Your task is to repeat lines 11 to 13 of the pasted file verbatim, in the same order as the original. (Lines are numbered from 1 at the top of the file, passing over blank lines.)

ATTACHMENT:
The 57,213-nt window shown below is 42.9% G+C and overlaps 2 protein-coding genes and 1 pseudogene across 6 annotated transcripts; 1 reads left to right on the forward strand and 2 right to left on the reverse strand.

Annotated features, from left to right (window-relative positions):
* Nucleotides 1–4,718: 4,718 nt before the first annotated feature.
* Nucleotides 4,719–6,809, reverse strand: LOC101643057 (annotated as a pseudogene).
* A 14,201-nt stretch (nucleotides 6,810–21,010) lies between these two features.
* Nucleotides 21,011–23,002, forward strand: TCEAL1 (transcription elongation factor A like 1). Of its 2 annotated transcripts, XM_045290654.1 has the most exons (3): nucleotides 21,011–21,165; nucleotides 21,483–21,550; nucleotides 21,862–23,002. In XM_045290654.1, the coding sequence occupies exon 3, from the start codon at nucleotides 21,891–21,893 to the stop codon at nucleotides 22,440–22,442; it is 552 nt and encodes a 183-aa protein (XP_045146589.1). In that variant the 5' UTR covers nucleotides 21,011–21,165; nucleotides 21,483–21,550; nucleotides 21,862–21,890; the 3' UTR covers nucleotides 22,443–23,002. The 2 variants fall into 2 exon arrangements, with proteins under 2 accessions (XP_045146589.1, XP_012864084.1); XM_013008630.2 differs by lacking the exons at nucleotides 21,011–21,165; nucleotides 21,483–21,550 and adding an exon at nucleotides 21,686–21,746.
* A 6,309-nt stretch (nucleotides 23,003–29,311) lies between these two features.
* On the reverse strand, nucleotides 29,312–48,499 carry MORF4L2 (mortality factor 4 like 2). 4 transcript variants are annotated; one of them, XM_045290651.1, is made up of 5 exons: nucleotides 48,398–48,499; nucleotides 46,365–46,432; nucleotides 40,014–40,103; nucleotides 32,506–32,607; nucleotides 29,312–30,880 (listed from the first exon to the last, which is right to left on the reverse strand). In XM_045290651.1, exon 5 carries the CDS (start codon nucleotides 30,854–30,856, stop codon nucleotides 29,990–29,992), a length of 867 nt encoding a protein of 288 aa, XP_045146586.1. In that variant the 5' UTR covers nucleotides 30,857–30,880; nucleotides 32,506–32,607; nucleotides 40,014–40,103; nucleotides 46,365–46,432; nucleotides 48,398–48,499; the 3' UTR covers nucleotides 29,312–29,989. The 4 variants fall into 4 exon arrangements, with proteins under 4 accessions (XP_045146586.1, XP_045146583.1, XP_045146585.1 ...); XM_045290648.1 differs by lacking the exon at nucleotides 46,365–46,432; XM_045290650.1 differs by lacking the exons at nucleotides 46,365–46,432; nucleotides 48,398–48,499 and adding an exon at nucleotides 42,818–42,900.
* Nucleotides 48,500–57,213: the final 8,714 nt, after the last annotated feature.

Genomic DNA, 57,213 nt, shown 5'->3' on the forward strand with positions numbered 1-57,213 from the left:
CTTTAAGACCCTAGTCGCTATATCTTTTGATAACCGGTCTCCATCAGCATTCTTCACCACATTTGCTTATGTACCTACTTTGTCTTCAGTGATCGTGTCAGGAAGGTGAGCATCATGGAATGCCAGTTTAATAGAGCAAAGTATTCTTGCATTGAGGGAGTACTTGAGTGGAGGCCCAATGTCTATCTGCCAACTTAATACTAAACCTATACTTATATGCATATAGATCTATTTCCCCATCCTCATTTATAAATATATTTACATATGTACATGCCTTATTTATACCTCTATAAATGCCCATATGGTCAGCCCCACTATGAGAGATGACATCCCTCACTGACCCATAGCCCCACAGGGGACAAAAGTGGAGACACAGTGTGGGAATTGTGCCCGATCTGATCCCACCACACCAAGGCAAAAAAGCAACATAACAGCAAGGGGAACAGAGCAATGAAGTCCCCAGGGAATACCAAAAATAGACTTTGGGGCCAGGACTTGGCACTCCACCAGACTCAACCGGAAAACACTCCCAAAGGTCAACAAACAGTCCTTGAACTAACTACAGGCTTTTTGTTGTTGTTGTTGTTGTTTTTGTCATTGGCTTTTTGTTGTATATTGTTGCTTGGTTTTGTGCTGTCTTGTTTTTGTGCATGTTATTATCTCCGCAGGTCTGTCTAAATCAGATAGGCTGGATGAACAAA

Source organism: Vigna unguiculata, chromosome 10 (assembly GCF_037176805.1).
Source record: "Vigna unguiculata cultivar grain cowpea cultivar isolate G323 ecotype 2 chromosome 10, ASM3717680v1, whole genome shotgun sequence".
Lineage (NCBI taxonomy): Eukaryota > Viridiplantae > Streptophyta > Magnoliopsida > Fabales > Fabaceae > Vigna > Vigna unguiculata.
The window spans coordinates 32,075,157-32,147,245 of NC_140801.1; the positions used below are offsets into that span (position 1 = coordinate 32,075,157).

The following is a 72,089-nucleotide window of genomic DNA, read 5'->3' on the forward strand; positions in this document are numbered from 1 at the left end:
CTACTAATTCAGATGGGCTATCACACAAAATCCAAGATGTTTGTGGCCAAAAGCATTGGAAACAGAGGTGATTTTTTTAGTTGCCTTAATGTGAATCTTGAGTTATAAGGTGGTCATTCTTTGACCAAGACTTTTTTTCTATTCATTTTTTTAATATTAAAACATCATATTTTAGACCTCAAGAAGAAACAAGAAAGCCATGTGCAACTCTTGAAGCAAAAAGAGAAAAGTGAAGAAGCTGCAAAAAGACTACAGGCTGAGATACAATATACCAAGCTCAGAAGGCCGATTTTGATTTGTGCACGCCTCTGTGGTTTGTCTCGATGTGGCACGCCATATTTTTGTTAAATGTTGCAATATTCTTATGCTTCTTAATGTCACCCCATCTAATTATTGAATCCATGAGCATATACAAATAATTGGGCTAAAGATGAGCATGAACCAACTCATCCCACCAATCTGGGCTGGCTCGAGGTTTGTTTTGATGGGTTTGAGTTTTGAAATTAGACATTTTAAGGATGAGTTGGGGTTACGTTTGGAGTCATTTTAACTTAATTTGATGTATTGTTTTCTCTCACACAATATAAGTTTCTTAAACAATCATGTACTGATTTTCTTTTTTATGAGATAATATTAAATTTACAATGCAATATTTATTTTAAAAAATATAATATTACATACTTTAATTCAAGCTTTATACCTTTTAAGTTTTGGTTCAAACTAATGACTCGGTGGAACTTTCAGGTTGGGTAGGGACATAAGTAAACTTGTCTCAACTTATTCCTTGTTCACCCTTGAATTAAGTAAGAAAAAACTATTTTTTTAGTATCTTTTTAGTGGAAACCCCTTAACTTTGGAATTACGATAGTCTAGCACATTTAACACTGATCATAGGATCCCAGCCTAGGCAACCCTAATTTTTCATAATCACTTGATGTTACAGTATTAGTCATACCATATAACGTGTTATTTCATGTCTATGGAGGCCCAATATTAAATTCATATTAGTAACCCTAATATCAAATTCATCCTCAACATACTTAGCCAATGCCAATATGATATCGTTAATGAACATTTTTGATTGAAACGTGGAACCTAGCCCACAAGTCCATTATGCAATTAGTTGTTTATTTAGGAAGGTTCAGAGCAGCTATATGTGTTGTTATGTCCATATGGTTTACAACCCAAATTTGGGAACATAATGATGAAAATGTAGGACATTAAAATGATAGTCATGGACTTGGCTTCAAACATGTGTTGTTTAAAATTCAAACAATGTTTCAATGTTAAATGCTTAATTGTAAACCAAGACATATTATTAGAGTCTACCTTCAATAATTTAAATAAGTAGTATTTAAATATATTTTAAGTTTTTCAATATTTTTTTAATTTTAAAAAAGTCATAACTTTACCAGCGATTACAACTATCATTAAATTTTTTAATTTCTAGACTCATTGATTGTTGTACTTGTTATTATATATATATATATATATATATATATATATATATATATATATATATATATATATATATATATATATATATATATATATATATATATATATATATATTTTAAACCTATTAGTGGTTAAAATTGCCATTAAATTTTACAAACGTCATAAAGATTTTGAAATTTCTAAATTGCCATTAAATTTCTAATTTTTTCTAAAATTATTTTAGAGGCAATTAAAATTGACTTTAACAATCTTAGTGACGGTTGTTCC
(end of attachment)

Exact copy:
CTTTAAGACCCTAGTCGCTATATCTTTTGATAACCGGTCTCCATCAGCATTCTTCACCACATTTGCTTATGTACCTACTTTGTCTTCAGTGATCGTGTCAGGAAGGTGAGCATCATGGAATGCCAGTTTAATAGAGCAAAGTATTCTTGCATTGAGGGAGTACTTGAGTGGAGGCCCAATGTCTATCTGCCAACTTAATACTAAACCTATACTTATATGCATATAGATCTATTTCCCCATCCTCATTTATAAATATATTTACATATGTACATGCCTTATTTATACCTCTATAAATGCCCATATGGTCAGCCCCACTATGAGAGATGACATCCCTCACTGACCCATAGCCCCACAGGGGACAAAAGTGGAGACACAGTGTGGGAATTGTGCCCGATCTGATCCCACCACACCAAGGCAAAAAAGCAACATAACAGCAAGGGGAACAGAGCAATGAAGTCCCCAGGGAATACCAAAAATAGACTTTGGGGCCAGGACTTGGCACTCCACCAGACTCAACCGGAAAACACTCCCAAAGGTCAACAAACAGTCCTTGAACTAACTACAGGCTTTTTGTTGTTGTTGTTGTTGTTTTTGTCATTGGCTTTTTGTTGTATATTGTTGCTTGGTTTTGTGCTGTCTTGTTTTTGTGCATGTTATTATCTCCGCAGGTCTGTCTAAATCAGATAGGCTGGATGAACAAA

Source organism: Vigna unguiculata, chromosome 10 (assembly GCF_037176805.1).
Source record: "Vigna unguiculata cultivar grain cowpea cultivar isolate G323 ecotype 2 chromosome 10, ASM3717680v1, whole genome shotgun sequence".